The monument includes an early Christian memorial stone and wayside cross shaft, known as the Mawgan Cross, and a protective margin around it, situated at a road junction at Mawgan, near Helston at the northern end of the Lizard peninsula in south west Cornwall. The Mawgan Cross survives as an upright granite shaft rising 1.84m high. The rectangular-section shaft tapers from 0.48m wide by 0.44m thick at the base to 0.31m wide and 0.2m thick at the top, the broader faces orientated to the north west and south east. The north west face bears a deeply incised inscription which characterises the origin of the Mawgan Cross as an early Christian memorial stone. The inscription is in two parallel lines running down the lower 1.28m of the shaft. The inscription is in Latin, incised in an early medieval insular form of script derived from Roman style capitals, and reads `CNEGUMI FILI GENAIUS' which translates as `(the stone) of Cnegumus, son of Genaius'. The style of the lettering and the phrasing of the inscription have been considered to indicate a seventh-tenth century date. Above the inscription is a row of three incised stylised letters, written across the face and arranged one above the other. The upper and lower letters are versions of the religiously symbolic Greek letters `alpha' and `omega' respectively. The central letter is the letter `M', which has been considered to represent `Maria'. The upper end-face of the memorial stone bears a square-section mortice to receive a missing cross head. Early Christian memorial stones were free-standing slabs lacking a distinct or separate carved head. The insertion of the mortice for the head on this slab reflects a later adaptation of the stone for a wayside cross. On the south east principal face a modern Ordnance Survey bench mark has been incised 0.33m above the base of the shaft. The Mawgan Cross is situated on a kerbed grass verge in Mawgan village at the intersection of three roads and 320m south west of Mawgan church. While the route-junction is of relevance to the stone's function as a wayside cross, a study of the boundaries in this parish have shown that the cross also stands on the line of a dominant curving boundary, now preserved in field boundaries and the courses of roads, which encircles the church and its immediately associated settlement at Mawgan. Such a boundary has been proposed as a rare Cornish example of an early medieval outer ecclesiastical boundary, better known from Welsh and Irish sources, and which would be broadly contemporary with the memorial stone function of the monument. As a wayside cross, the monument stands on the junction of the routes to the church and settlement of Mawgan from the north and west, the main links of the settlement with the rest of Cornwall around the headwaters of the Helford estuary. The inscription on this cross has attracted frequent reference by most of the antiquaries describing monuments in Cornwall from the mid-18th century onwards and due to its unusual combination of features, it receives mention in most national studies of early Christian memorial stones. The surface of the modern metalled road passing north west of the Mawgan Cross but within the area of the protective margin is excluded from the scheduling but the ground beneath is included.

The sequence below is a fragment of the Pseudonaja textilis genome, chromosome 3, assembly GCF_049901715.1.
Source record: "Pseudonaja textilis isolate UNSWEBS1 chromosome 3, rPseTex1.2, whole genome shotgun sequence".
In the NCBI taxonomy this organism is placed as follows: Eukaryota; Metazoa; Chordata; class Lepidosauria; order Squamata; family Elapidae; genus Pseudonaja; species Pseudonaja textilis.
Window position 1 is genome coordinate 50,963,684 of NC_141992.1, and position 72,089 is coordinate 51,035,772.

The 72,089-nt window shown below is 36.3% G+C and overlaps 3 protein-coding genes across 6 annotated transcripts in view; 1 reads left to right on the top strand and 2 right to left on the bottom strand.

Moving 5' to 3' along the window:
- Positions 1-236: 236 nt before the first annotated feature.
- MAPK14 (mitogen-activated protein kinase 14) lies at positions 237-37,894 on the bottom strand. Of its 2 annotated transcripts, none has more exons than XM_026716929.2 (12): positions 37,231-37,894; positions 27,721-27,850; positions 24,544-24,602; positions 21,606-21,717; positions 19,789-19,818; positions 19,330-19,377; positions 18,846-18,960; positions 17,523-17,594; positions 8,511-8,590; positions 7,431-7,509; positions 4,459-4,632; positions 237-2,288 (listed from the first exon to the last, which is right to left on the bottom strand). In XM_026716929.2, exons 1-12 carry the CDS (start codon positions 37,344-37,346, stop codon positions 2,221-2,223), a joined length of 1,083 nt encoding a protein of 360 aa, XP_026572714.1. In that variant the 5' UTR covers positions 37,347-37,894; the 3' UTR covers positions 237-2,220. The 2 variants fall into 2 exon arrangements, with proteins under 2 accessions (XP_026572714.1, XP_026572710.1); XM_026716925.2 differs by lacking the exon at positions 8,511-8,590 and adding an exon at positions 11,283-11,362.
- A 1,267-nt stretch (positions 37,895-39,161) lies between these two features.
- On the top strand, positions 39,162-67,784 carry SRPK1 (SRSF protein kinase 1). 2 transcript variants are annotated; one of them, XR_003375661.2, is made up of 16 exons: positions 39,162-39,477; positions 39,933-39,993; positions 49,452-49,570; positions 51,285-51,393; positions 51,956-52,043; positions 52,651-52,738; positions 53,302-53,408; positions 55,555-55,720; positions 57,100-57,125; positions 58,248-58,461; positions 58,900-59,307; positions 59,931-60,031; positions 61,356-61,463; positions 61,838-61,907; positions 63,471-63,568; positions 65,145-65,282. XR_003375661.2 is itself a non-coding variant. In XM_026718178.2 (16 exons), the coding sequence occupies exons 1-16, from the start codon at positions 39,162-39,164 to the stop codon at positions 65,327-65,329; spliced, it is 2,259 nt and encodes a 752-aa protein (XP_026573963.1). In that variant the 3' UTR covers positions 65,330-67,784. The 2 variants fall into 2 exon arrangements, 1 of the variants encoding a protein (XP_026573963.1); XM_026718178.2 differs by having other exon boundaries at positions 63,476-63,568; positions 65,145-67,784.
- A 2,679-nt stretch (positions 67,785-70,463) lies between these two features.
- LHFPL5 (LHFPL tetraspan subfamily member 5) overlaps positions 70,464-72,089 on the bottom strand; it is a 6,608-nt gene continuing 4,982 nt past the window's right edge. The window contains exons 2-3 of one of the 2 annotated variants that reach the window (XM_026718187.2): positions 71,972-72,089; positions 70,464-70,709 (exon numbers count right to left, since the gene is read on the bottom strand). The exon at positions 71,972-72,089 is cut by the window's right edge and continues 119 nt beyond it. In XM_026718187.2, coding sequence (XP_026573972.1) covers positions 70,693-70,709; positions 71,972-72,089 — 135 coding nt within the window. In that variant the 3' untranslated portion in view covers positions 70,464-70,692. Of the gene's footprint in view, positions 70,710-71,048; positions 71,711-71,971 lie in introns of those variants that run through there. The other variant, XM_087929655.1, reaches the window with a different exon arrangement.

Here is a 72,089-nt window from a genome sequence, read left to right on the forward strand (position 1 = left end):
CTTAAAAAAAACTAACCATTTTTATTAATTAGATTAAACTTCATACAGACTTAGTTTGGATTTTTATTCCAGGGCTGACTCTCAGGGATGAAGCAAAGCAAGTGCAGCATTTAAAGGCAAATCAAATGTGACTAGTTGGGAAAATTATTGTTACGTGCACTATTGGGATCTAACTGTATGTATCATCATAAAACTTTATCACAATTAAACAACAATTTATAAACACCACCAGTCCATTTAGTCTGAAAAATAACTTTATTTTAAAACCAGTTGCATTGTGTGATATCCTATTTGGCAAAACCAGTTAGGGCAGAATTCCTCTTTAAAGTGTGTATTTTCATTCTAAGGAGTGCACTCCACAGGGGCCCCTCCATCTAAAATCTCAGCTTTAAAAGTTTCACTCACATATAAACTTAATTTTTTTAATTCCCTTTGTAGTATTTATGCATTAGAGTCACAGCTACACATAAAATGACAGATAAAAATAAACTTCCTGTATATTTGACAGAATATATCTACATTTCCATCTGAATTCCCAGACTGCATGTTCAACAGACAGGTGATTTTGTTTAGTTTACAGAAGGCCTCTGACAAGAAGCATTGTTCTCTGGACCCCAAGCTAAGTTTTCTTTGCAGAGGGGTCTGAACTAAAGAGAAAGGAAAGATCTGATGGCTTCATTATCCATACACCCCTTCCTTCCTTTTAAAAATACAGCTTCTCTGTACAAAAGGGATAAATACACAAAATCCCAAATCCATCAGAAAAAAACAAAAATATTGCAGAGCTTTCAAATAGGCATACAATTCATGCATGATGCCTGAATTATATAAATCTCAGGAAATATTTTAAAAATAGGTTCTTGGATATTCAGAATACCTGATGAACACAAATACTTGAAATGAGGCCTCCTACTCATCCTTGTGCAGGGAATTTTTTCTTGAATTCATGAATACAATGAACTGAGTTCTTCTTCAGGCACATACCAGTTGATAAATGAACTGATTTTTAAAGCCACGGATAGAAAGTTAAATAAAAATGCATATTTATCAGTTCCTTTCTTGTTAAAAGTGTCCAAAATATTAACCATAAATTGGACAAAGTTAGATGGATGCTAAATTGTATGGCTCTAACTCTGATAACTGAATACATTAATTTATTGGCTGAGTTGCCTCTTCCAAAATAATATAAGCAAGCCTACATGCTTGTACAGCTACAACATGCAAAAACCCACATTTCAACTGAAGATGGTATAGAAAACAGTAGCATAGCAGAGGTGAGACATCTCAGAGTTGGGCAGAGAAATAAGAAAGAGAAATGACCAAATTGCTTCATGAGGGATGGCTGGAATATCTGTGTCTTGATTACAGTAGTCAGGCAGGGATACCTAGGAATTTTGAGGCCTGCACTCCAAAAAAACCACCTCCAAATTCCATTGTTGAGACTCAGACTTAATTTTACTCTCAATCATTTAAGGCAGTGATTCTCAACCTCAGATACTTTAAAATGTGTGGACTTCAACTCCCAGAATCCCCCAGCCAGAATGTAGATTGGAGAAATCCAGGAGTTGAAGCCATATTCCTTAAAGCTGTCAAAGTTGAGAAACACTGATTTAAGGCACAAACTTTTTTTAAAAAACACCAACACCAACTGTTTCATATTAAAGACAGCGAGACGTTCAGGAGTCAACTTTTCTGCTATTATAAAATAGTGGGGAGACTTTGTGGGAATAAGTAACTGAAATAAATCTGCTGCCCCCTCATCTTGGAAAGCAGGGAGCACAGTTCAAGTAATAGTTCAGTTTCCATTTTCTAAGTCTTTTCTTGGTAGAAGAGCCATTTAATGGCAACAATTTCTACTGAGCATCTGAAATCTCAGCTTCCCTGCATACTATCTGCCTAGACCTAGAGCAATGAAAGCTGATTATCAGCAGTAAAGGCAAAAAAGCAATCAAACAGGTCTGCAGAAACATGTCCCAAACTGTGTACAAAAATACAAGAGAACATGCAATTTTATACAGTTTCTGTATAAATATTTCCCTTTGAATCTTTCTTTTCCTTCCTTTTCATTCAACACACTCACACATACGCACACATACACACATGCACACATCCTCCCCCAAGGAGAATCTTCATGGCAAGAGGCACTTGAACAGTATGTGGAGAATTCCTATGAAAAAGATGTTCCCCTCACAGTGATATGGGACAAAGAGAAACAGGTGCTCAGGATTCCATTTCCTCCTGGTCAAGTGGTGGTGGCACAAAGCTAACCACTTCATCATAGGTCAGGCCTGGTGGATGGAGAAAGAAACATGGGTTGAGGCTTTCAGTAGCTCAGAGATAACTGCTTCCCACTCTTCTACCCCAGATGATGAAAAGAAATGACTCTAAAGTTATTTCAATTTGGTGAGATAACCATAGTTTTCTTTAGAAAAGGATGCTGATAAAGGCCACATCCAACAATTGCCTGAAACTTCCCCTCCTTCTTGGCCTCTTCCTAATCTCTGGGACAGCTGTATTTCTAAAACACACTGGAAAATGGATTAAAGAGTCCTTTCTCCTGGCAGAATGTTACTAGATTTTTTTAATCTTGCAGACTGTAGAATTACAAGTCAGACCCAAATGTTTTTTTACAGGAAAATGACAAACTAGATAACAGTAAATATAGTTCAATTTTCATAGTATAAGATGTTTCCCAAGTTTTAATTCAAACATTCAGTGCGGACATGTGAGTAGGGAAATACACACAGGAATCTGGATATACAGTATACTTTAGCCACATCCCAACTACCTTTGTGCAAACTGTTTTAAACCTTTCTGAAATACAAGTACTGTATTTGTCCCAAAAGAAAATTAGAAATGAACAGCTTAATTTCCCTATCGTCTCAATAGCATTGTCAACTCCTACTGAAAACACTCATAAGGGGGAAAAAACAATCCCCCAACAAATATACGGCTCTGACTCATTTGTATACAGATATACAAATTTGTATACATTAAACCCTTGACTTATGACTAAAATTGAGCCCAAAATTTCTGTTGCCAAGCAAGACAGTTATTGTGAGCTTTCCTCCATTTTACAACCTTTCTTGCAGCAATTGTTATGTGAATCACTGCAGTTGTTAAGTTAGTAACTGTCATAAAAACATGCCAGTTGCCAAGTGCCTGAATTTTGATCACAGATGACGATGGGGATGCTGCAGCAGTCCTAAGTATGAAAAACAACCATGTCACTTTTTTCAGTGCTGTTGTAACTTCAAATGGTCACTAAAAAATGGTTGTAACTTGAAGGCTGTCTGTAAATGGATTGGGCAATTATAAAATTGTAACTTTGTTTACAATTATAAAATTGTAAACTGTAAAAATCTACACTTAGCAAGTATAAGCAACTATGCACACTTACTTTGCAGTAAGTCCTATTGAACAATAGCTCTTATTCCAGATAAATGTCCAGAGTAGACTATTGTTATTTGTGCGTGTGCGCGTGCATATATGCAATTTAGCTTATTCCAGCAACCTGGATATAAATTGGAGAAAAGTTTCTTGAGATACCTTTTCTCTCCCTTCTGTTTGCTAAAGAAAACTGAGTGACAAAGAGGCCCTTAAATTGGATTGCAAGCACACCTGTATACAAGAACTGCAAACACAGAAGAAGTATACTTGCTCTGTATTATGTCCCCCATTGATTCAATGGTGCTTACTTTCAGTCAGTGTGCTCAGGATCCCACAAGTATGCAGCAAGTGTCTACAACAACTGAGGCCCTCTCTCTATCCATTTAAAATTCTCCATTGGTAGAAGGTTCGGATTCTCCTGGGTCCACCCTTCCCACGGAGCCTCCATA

MAP EXTRACT The site of the monument is shown on the attached map extract. It includes a 2 metre boundary around the archaeological features, considered to be essential for the monument's support and preservation.


The contents of this record have been generated from a legacy data system.

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Books and journals
Olson, L, Early Monasteries in Cornwall, (1989)
Preston-Jones, A, Rose, P, 'Cornish Archaeology' in Medieval Cornwall, (1986), 135-185
Preston-Jones, A, Rose, P, 'Cornish Archaeology' in Medieval Cornwall, (1986), 135-185
consulted 1994, CCRA Register entry for SW 72 SW/3,
consulted 1994, Cornwall SMR entry for PRN 24667,
Okasha, E, Monument Class Description for 'Early Christian Memorial Stones', (1990)
Okasha, E, Monument Class Description for 'Early Christian Memorial Stones', (1990)
Title: 1:25000 Ordnance Survey Map; SW 52/62 & part SW 72 Source Date: 1983 Author: Publisher: Surveyor:


This monument is scheduled under the Ancient Monuments and Archaeological Areas Act 1979 as amended as it appears to the Secretary of State to be of national importance. This entry is a copy, the original is held by the Department for Digital, Culture, Media and Sport.